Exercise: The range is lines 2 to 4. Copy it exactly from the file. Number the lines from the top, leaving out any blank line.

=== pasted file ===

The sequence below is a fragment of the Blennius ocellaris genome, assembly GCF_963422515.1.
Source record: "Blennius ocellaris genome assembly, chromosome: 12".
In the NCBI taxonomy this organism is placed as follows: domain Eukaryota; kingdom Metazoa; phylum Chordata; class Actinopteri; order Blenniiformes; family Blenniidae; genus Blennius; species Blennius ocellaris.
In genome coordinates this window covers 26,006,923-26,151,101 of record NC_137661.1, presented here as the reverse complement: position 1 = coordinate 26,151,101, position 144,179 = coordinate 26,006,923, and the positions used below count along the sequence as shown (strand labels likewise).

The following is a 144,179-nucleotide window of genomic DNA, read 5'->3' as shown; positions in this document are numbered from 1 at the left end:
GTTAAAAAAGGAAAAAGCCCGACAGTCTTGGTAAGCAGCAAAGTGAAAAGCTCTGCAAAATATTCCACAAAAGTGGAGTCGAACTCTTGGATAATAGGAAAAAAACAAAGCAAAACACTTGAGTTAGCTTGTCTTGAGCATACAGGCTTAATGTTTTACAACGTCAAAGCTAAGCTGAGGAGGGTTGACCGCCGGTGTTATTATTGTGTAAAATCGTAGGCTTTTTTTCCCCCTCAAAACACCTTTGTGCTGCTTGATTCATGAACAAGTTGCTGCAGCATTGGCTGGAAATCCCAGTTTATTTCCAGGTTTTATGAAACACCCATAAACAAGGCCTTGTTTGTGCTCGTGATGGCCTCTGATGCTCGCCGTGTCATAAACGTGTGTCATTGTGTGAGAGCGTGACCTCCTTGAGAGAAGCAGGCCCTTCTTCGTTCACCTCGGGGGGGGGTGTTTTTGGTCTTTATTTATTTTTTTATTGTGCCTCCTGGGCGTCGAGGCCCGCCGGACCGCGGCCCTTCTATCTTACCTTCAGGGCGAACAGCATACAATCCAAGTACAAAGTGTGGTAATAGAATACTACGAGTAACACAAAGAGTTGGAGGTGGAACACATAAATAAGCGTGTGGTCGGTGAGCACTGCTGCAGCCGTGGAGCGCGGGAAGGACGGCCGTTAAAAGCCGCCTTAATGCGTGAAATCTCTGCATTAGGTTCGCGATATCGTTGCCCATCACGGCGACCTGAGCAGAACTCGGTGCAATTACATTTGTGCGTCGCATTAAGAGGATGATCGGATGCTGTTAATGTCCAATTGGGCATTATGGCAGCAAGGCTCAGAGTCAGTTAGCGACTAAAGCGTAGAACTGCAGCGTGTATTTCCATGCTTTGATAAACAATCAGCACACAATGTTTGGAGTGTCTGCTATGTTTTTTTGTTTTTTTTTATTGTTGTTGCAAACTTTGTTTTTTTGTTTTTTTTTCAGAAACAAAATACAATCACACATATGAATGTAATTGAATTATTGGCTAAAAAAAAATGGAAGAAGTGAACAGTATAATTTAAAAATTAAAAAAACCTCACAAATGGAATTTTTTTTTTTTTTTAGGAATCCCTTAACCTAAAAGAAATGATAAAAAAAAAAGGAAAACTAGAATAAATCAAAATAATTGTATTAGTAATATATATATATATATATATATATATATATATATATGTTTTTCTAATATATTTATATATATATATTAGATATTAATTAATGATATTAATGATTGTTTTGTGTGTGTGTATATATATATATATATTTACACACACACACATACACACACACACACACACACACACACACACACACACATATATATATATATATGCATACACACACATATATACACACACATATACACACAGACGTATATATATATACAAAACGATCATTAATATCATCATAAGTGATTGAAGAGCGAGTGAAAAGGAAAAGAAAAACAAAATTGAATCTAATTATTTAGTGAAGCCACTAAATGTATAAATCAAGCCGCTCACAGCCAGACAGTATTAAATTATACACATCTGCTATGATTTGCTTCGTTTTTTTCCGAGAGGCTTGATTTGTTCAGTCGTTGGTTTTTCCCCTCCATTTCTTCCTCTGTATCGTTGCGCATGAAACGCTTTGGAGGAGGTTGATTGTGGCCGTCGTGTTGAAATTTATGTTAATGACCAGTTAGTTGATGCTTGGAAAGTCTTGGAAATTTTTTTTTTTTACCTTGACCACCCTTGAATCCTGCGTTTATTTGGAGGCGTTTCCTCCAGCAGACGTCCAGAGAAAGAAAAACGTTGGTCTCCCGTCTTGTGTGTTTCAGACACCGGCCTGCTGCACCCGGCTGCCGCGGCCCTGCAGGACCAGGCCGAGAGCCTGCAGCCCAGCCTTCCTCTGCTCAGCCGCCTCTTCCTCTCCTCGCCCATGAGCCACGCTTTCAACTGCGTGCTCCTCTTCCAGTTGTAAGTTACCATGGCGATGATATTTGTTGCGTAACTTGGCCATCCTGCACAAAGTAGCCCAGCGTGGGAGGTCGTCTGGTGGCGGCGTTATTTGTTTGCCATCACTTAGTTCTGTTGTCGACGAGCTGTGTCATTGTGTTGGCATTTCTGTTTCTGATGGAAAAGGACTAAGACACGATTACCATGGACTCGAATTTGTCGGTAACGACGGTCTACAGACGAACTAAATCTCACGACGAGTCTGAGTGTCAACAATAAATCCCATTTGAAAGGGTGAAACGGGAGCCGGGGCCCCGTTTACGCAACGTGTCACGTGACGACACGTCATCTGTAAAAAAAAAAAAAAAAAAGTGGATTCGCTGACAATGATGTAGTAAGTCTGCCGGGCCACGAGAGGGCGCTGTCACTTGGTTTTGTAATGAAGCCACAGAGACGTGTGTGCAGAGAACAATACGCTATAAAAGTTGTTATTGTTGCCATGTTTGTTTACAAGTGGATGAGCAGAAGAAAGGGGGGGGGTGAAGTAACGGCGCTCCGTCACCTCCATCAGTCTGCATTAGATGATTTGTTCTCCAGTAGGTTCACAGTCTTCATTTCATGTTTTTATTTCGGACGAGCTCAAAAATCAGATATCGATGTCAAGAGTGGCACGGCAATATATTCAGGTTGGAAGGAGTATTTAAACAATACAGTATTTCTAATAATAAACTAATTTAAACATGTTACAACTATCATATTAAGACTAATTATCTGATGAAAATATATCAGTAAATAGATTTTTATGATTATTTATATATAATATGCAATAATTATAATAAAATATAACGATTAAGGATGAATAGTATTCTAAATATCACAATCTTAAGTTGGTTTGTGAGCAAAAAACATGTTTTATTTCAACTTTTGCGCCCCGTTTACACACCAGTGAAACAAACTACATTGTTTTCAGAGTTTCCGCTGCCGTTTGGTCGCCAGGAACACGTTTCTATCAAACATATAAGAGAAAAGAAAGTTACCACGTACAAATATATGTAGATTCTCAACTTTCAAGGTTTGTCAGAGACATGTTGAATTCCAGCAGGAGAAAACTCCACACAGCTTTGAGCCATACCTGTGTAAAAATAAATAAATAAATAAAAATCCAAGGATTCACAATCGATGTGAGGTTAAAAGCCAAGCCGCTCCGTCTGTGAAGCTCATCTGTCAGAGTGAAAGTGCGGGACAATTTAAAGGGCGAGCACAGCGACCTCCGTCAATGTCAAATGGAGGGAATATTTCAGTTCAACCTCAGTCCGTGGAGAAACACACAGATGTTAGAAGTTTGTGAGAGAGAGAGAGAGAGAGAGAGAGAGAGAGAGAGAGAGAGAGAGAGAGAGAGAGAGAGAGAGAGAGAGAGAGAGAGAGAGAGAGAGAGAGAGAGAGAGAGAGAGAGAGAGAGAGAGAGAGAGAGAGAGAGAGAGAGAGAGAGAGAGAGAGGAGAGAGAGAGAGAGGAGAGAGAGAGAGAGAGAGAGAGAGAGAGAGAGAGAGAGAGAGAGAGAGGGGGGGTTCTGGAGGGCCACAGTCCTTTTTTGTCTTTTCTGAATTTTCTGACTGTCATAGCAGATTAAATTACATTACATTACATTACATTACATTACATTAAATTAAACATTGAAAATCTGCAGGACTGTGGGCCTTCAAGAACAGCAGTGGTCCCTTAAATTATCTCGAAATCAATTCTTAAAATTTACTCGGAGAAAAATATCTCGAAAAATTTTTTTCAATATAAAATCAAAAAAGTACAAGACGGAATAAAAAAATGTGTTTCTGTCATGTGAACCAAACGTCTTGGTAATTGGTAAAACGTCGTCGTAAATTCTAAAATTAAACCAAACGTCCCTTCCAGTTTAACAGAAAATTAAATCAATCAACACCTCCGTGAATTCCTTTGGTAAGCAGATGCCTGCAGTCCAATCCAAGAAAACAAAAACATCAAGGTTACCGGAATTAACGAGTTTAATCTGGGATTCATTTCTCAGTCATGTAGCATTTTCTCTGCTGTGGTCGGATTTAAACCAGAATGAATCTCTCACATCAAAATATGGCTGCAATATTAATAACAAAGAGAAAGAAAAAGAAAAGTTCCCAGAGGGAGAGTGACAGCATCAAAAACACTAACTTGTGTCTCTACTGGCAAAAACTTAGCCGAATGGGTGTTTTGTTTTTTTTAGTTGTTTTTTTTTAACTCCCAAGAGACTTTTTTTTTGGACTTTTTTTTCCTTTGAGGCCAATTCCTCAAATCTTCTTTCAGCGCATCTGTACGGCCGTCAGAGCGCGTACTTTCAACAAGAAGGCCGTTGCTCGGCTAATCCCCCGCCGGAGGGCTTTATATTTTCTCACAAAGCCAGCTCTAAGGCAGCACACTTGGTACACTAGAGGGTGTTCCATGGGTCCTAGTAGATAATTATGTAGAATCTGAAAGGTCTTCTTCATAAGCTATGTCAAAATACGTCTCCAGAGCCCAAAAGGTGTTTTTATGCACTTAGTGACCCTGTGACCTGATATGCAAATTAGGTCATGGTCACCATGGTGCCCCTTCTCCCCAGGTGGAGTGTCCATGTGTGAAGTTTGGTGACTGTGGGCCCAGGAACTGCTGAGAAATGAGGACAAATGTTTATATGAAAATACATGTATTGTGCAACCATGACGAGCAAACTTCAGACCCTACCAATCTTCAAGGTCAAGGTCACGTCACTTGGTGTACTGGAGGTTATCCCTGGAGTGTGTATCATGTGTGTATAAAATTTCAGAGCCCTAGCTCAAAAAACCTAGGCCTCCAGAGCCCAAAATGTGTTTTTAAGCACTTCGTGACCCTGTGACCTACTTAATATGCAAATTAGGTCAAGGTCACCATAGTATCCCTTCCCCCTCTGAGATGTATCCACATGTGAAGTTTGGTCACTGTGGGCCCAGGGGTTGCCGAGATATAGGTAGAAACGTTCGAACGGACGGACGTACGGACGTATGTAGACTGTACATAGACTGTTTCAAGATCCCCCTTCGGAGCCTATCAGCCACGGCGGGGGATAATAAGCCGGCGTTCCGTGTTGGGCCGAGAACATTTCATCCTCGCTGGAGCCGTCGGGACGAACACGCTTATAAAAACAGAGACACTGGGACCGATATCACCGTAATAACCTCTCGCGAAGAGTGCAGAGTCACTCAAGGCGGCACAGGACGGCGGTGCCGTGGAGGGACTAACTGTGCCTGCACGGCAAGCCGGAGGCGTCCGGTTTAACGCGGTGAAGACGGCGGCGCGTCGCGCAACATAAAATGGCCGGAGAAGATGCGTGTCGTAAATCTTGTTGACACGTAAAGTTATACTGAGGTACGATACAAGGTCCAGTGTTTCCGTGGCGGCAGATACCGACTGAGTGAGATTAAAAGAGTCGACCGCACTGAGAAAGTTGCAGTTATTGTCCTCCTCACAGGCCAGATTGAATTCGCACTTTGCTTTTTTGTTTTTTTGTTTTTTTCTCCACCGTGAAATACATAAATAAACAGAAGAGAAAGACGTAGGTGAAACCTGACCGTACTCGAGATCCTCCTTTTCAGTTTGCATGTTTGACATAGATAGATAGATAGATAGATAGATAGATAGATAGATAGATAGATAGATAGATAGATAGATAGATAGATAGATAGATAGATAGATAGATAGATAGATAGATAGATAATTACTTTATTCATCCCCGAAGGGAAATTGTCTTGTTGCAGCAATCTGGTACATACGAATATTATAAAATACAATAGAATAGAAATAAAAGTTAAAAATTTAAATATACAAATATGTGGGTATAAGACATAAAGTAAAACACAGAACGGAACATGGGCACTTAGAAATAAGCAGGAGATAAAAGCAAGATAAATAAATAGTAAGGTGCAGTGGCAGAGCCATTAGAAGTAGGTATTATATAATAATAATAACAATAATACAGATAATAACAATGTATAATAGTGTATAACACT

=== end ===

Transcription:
Source record: "Blennius ocellaris genome assembly, chromosome: 12".
In the NCBI taxonomy this organism is placed as follows: domain Eukaryota; kingdom Metazoa; phylum Chordata; class Actinopteri; order Blenniiformes; family Blenniidae; genus Blennius; species Blennius ocellaris.
In genome coordinates this window covers 26,006,923-26,151,101 of record NC_137661.1, presented here as the reverse complement: position 1 = coordinate 26,151,101, position 144,179 = coordinate 26,006,923, and the positions used below count along the sequence as shown (strand labels likewise).